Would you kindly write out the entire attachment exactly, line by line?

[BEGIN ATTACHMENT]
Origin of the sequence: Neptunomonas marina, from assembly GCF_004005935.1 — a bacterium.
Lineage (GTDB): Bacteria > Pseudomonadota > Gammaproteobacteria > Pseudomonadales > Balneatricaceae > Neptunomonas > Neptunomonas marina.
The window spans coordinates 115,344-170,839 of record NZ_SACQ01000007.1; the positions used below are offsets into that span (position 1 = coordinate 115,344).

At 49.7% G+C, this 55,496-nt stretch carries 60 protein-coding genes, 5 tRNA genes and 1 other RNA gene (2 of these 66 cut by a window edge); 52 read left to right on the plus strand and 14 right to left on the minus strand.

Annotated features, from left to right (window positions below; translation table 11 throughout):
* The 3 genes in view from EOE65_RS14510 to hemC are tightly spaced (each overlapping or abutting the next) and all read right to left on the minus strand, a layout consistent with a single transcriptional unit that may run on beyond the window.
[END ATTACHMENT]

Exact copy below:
Origin of the sequence: Neptunomonas marina, from assembly GCF_004005935.1 — a bacterium.
Lineage (GTDB): Bacteria > Pseudomonadota > Gammaproteobacteria > Pseudomonadales > Balneatricaceae > Neptunomonas > Neptunomonas marina.
The window spans coordinates 115,344-170,839 of record NZ_SACQ01000007.1; the positions used below are offsets into that span (position 1 = coordinate 115,344).

At 49.7% G+C, this 55,496-nt stretch carries 60 protein-coding genes, 5 tRNA genes and 1 other RNA gene (2 of these 66 cut by a window edge); 52 read left to right on the plus strand and 14 right to left on the minus strand.

Annotated features, from left to right (window positions below; translation table 11 throughout):
* The 3 genes in view from EOE65_RS14510 to hemC are tightly spaced (each overlapping or abutting the next) and all read right to left on the minus strand, a layout consistent with a single transcriptional unit that may run on beyond the window.